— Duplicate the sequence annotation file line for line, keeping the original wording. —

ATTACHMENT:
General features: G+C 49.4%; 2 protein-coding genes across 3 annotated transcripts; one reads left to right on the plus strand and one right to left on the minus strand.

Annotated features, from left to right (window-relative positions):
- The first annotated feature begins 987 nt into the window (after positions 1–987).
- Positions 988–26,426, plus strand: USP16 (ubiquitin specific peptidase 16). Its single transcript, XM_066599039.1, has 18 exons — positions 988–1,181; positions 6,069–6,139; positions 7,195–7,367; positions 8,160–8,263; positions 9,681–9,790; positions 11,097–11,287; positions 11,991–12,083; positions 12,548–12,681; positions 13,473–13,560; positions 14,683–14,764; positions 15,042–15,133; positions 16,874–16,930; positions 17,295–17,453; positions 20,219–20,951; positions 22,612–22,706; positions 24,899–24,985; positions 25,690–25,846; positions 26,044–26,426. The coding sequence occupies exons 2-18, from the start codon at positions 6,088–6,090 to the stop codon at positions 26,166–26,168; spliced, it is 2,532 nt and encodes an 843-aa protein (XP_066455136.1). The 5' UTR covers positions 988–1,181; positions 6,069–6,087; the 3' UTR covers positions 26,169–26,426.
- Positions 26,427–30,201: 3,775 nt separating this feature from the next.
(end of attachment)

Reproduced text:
General features: G+C 49.4%; 2 protein-coding genes across 3 annotated transcripts; one reads left to right on the plus strand and one right to left on the minus strand.

Annotated features, from left to right (window-relative positions):
- The first annotated feature begins 987 nt into the window (after positions 1–987).
- Positions 988–26,426, plus strand: USP16 (ubiquitin specific peptidase 16). Its single transcript, XM_066599039.1, has 18 exons — positions 988–1,181; positions 6,069–6,139; positions 7,195–7,367; positions 8,160–8,263; positions 9,681–9,790; positions 11,097–11,287; positions 11,991–12,083; positions 12,548–12,681; positions 13,473–13,560; positions 14,683–14,764; positions 15,042–15,133; positions 16,874–16,930; positions 17,295–17,453; positions 20,219–20,951; positions 22,612–22,706; positions 24,899–24,985; positions 25,690–25,846; positions 26,044–26,426. The coding sequence occupies exons 2-18, from the start codon at positions 6,088–6,090 to the stop codon at positions 26,166–26,168; spliced, it is 2,532 nt and encodes an 843-aa protein (XP_066455136.1). The 5' UTR covers positions 988–1,181; positions 6,069–6,087; the 3' UTR covers positions 26,169–26,426.
- Positions 26,427–30,201: 3,775 nt separating this feature from the next.